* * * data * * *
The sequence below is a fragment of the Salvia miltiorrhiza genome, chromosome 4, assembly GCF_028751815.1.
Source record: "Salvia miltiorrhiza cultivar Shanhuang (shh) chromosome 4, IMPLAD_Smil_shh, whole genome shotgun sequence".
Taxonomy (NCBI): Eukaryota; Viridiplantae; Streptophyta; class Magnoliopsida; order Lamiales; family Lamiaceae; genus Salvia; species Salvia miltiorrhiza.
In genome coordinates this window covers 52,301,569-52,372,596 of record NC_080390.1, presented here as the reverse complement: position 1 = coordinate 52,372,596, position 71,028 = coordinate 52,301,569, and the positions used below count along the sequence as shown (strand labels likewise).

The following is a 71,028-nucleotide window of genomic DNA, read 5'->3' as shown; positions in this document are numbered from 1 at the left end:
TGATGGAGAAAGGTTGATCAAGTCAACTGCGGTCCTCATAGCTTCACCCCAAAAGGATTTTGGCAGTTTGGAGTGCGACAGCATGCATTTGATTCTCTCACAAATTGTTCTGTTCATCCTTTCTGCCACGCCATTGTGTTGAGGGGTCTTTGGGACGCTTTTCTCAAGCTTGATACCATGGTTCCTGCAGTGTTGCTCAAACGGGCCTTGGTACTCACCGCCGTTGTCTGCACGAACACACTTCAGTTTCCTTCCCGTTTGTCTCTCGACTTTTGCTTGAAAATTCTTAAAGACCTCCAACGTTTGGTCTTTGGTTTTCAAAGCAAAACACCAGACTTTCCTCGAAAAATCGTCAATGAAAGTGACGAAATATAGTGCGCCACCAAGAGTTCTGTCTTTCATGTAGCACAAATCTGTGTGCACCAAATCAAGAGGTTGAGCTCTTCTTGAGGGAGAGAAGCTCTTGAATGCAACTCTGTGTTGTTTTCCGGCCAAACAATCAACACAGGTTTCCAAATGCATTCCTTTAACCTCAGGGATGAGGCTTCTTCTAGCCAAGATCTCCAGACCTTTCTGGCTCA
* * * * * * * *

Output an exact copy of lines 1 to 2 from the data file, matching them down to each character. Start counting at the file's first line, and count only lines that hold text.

The sequence below is a fragment of the Salvia miltiorrhiza genome, chromosome 4, assembly GCF_028751815.1.
Source record: "Salvia miltiorrhiza cultivar Shanhuang (shh) chromosome 4, IMPLAD_Smil_shh, whole genome shotgun sequence".